Basic ayurvedic principles sapta dhatus and ojas
Sapta means seven and the word Dhatu refers to various types of tissues the human body is made of.
The word Dhatu in Sanskrit means “that which forms the body”. The root Dha means support and the Dhatus sustain the body.
Modern anatomy describes the structure of human body in different ways. Gross anatomy refers to the structure as seen by the unaided eye. The human body is cut open and the various organs are described as they appear.
This again can be classified as systemic anatomy which describes each system in detail. For example the gastro-intestinal system starts with the mouth which leads to the esophagus, stomach, small intestine and large intestine.
Regional anatomy describes all the structures in a given region and their relation to each other. For example if we dissect the region of elbow we come across fatty tissue, blood vessels, nerves, muscles and the joint.
Microscopic anatomy goes deeper and describes the minute structure of a tissue which cannot be seen by the unaided eye. For example if we take a small piece of the human skin and examine it under a microscope it is found to have several layers. Electron microscope goes even deeper and can reveal what light microscope cannot.
Ayurveda presents a simplified description of the human body. It says human body is made up of seven types of tissues called sapta dhatus. It is worth pointing out that this concept is not entirely against the principles of modern anatomy.
Anatomy describes the different systems in the body like nervous system, musculo-skeletal system, respiratory system, cardio-vascular system etc. But the various organs like lungs, muscles, liver etc have many common features, with some unique features.
The seven dhatus mentioned are Rasa, Raktha, Mamsa, Medho, Asti, Majja and sukra.
Rasa: The food we consume is digested in the stomach and intestine and forms a fluid. This is called Rasa dhatu. In modern science it is called chyle.
This is absorbed into the blood stream and becomes part of the plasma the fluid which can be seen after the cells in the blood settle down at the bottom if blood mixed with an anticoagulant (a substance which prevents blood from clotting) is kept in a tube.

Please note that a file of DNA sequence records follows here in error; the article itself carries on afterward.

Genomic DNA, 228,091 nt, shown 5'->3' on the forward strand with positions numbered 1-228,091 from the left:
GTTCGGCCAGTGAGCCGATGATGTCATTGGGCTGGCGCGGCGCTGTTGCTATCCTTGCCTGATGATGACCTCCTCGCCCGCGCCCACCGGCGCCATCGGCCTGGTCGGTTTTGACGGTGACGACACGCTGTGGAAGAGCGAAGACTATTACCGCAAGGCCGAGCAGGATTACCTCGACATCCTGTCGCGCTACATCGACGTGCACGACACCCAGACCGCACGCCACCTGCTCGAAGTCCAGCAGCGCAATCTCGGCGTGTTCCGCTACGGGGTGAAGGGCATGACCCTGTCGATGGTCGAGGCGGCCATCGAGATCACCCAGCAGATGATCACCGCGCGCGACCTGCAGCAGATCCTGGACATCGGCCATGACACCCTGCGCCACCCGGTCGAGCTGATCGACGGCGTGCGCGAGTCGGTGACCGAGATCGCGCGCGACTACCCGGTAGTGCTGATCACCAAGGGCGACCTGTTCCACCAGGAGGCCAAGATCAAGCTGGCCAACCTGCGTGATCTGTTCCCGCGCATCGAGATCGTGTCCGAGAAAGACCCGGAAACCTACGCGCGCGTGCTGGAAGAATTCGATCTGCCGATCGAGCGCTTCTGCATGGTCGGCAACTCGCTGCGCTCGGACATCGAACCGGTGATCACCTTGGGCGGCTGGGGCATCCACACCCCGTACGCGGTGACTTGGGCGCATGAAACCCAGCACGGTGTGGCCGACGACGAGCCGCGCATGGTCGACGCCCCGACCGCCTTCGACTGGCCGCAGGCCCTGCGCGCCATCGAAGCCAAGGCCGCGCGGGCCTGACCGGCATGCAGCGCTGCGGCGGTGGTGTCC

Rakta: Rakta means blood. Blood is responsible for carrying oxygen and nutrients to all the cells of the body.
Mamsa: This refers to muscle tissue. There are three types of muscles in the human body. The skeletal muscles are responsible for movements of joints and are under voluntary control. Smooth muscles are present in internal organs and are not under voluntary control. For example the intestines contain smooth muscles which propel food forward. Cardiac muscle is present only in the heart and is a specialized tissue responsible for pumping of blood.
Meda: This is the adipose tissue which consists mainly of fat. It is responsible for lubrication.
Ashti: This consists of bones and cartilages. Bones give strength to the body.
Majja: This refers to the bone marrow. It is a spongy substance inside the cavity of bones. The cells of the blood are formed in the bone marrow.
Shukra: The shukra dhatu is represented by the semen in the male and the ovum in the female. It is responsible for reproduction. But a part of this dhatu transforms itself into ojas.
The word ojas is a Sanskrit word which literally means vigor. It is somewhat an abstract entity and its equivalent in modern medicine is not known. It is the interface between the spiritual and the material dimension of a human being.
We all know that some people are full of energy, rarely fall sick and have a bright look on their face. On the other hand some people always feel tired, fall sick frequently and look dull. It may not be possible to identify any difference between the two by conducting detailed physiological and biochemical tests.
According to ayurveda the difference is in the level of ojas. Ojas integrates body, mind and spirit together resulting in a unique individual. Ojas is responsible for bala (strength) and vyadhikshamatva (resistance to diseases).
Scriptures describe two types of ojas-Para ojas and Apara ojas. Para ojas is said to be located in the heart and its loss leads to death. Apara ojas is distributed throughout the body.
During the eighth month of pregnancy ojas is unstable and moves between the mother and the fetus. Delivery during this period is risky and the baby may die if ojas has not crossed into the fetus.
Page last reviewed on 5th November 2009
Back to ayurveda for health from basic ayurvedic principles